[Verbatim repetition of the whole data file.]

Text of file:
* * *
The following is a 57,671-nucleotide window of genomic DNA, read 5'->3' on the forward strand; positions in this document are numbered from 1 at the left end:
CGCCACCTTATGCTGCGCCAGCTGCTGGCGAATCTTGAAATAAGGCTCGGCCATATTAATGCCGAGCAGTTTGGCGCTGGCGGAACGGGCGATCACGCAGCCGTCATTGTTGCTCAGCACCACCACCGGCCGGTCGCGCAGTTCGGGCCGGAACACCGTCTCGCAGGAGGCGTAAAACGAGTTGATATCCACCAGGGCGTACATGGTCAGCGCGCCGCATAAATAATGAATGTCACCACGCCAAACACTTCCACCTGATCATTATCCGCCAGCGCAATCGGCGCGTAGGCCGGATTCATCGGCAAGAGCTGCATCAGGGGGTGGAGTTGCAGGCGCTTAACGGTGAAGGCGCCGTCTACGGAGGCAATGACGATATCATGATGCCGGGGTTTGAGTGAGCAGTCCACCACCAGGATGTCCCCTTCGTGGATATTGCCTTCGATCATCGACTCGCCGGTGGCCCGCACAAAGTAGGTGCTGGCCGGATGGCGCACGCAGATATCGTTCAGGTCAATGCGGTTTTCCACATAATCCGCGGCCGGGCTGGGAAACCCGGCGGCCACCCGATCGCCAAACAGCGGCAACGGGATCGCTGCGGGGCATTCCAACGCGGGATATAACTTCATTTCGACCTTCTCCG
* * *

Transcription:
The following is a 57,671-nucleotide window of genomic DNA, read 5'->3' on the forward strand; positions in this document are numbered from 1 at the left end:
CGCCACCTTATGCTGCGCCAGCTGCTGGCGAATCTTGAAATAAGGCTCGGCCATATTAATGCCGAGCAGTTTGGCGCTGGCGGAACGGGCGATCACGCAGCCGTCATTGTTGCTCAGCACCACCACCGGCCGGTCGCGCAGTTCGGGCCGGAACACCGTCTCGCAGGAGGCGTAAAACGAGTTGATATCCACCAGGGCGTACATGGTCAGCGCGCCGCATAAATAATGAATGTCACCACGCCAAACACTTCCACCTGATCATTATCCGCCAGCGCAATCGGCGCGTAGGCCGGATTCATCGGCAAGAGCTGCATCAGGGGGTGGAGTTGCAGGCGCTTAACGGTGAAGGCGCCGTCTACGGAGGCAATGACGATATCATGATGCCGGGGTTTGAGTGAGCAGTCCACCACCAGGATGTCCCCTTCGTGGATATTGCCTTCGATCATCGACTCGCCGGTGGCCCGCACAAAGTAGGTGCTGGCCGGATGGCGCACGCAGATATCGTTCAGGTCAATGCGGTTTTCCACATAATCCGCGGCCGGGCTGGGAAACCCGGCGGCCACCCGATCGCCAAACAGCGGCAACGGGATCGCTGCGGGGCATTCCAACGCGGGATATAACTTCATTTCGACCTTCTCCG